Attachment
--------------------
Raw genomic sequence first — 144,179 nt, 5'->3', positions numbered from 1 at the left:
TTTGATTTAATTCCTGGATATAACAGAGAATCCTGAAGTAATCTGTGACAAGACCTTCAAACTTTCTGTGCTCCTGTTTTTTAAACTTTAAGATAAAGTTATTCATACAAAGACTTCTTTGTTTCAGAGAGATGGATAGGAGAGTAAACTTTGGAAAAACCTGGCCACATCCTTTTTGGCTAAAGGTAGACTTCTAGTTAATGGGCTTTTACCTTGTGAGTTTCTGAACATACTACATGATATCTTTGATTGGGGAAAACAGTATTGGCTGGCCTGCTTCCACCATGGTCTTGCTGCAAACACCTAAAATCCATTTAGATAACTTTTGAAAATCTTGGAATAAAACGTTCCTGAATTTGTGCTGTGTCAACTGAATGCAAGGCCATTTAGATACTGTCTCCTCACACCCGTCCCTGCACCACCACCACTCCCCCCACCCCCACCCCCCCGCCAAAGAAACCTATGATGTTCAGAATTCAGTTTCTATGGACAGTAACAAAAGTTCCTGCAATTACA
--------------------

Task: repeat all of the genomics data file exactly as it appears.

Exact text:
Raw genomic sequence first — 144,179 nt, 5'->3', positions numbered from 1 at the left:
TTTGATTTAATTCCTGGATATAACAGAGAATCCTGAAGTAATCTGTGACAAGACCTTCAAACTTTCTGTGCTCCTGTTTTTTAAACTTTAAGATAAAGTTATTCATACAAAGACTTCTTTGTTTCAGAGAGATGGATAGGAGAGTAAACTTTGGAAAAACCTGGCCACATCCTTTTTGGCTAAAGGTAGACTTCTAGTTAATGGGCTTTTACCTTGTGAGTTTCTGAACATACTACATGATATCTTTGATTGGGGAAAACAGTATTGGCTGGCCTGCTTCCACCATGGTCTTGCTGCAAACACCTAAAATCCATTTAGATAACTTTTGAAAATCTTGGAATAAAACGTTCCTGAATTTGTGCTGTGTCAACTGAATGCAAGGCCATTTAGATACTGTCTCCTCACACCCGTCCCTGCACCACCACCACTCCCCCCACCCCCACCCCCCCGCCAAAGAAACCTATGATGTTCAGAATTCAGTTTCTATGGACAGTAACAAAAGTTCCTGCAATTACA